# 2020 AMC 10B Problems/Problem 18

The following problem is from both the 2020 AMC 10B #18 and 2020 AMC 12B #16, so both problems redirect to this page.

## Problem

An urn contains one red ball and one blue ball. A box of extra red and blue balls lies nearby. George performs the following operation four times: he draws a ball from the urn at random and then takes a ball of the same color from the box and returns those two matching balls to the urn. After the four iterations the urn contains six balls. What is the probability that the urn contains three balls of each color?

$\textbf{(A) } \frac16 \qquad \textbf{(B) }\frac15 \qquad \textbf{(C) } \frac14 \qquad \textbf{(D) } \frac13 \qquad \textbf{(E) } \frac12$

## Solution 1 (The Shortcut Passed Every Barrier)

Suppose that we have a deck, currently containing just one black card. We then insert $n$ red cards one-by-one into the deck at random positions. It is easy to see using induction, that the black card is randomly situated in the deck.

Now, suppose that we have this deck again, with only one black card. Each time we pick a red ball, we place a card above the black card, and each time we pick a blue ball, we place a card below the black card. It is easy to see that the probability that the card is inserted into the top part of the deck is simply equal to the number of red balls divided by the total number of balls, and the probability that the card is inserted into the bottom part of the deck is equal to the number of blue balls divided by the total number of balls. Therefore, this is equivalent to inserting the card randomly into the deck.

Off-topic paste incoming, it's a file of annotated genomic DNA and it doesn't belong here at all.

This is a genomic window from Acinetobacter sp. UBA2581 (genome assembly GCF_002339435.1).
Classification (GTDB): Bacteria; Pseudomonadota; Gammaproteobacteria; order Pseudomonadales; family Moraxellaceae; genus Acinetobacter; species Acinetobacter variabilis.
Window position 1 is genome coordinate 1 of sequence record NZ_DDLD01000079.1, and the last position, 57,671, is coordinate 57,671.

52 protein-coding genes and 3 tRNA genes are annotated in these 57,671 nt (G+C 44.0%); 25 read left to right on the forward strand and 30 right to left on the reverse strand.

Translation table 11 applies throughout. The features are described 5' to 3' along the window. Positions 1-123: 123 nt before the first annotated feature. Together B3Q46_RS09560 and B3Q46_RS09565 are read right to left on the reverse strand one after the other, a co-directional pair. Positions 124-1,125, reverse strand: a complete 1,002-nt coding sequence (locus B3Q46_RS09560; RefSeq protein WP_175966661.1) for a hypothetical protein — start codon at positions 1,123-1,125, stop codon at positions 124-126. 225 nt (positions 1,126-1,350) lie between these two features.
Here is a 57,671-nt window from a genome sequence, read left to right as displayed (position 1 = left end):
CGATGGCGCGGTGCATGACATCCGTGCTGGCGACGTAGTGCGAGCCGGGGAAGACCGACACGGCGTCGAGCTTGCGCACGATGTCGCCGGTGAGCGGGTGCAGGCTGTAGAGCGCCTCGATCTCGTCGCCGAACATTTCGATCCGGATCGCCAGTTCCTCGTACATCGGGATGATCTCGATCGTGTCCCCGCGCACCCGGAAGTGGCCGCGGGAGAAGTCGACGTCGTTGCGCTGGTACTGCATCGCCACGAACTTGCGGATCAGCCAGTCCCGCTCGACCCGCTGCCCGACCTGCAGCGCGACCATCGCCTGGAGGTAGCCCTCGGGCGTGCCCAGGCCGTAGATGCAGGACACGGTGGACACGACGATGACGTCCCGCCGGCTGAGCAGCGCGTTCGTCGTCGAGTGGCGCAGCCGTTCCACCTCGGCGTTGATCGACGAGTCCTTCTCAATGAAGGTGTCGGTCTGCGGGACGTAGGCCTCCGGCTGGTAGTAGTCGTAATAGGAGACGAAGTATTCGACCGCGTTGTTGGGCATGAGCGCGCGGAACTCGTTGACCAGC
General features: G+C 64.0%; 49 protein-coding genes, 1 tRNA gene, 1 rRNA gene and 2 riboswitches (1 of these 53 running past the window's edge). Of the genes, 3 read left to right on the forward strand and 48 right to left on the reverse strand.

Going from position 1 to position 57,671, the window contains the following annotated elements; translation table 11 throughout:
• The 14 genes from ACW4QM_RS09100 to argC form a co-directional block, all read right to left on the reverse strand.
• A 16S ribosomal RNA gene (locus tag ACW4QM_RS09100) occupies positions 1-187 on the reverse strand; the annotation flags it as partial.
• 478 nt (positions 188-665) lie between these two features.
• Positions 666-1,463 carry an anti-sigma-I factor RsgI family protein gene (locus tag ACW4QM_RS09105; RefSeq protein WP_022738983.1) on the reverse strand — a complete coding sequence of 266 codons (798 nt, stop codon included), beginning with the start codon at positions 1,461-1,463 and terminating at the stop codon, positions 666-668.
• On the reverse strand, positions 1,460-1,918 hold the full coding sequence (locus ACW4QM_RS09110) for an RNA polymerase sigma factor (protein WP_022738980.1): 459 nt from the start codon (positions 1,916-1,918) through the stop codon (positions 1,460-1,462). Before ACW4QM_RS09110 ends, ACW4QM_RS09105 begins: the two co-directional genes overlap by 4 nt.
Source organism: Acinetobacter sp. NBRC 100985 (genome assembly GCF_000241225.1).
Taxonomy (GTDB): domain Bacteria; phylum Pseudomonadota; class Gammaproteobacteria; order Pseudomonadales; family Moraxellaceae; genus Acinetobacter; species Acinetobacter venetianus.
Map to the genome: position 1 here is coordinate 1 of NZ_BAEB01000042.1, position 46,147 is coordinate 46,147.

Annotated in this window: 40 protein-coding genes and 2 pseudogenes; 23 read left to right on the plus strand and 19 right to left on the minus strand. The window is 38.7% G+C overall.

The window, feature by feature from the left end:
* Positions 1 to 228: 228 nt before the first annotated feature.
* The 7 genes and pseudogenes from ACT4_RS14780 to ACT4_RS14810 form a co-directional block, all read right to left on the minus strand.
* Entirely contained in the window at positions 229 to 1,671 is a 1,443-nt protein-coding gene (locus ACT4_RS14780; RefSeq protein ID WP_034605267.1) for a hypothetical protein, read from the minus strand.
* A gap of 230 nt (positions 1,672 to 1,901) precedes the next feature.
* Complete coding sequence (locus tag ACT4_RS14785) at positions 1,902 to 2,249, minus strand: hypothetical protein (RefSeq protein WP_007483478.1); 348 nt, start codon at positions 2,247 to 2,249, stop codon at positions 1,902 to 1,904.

Finally, four more red cards will be inserted into the deck, and so the black card can be in five possible positions. Only one corresponds to having three balls of each type. Our probability is thus $\frac{1}{5}$, and so the answer is $\boxed{\textbf{B}}$.

~mathboy100

## Solution 2

Let $R$ denote the action where George selects a red ball and $B$ denote the action where he selects a blue one. Now, in order to get $3$ balls of each color, he needs $2$ more of both $R$ and $B$.

There are 6 cases: $RRBB, RBRB, RBBR, BBRR, BRBR, BRRB$ (we can confirm that there are only $6$ since $\binom{4}{2}=6$). However we can clump $RRBB + BBRR$, $RBRB + BRBR$, and $RBBR + BRRB$ together since they are equivalent by symmetry.

$\textbf{CASE 1: }$ $RRBB$ and $BBRR$

Let's find the probability that he picks the balls in the order of $RRBB$.

The probability that the first ball he picks is red is $\frac{1}{2}$.

Now there are $2$ reds and $1$ blue in the urn. The probability that he picks red again is now $\frac{2}{3}$.

There are $3$ reds and $1$ blue now. The probability that he picks a blue is $\frac{1}{4}$.

Finally, there are $3$ reds and $2$ blues. The probability that he picks a blue is $\frac{2}{5}$.

So the probability that the $RRBB$ case happens is $\frac{1}{2} \cdot \frac{2}{3} \cdot \frac{1}{4} \cdot \frac{2}{5} = \frac{1}{30}$. However, since the $BBRR$ case is the exact same by symmetry, case 1 has a probability of $\frac{1}{30} \cdot 2 = \frac{1}{15}$ chance of happening.

$\textbf{CASE 2: }$ $RBRB$ and $BRBR$

Let's find the probability that he picks the balls in the order of $RBRB$.

The probability that the first ball he picks is red is $\frac{1}{2}$.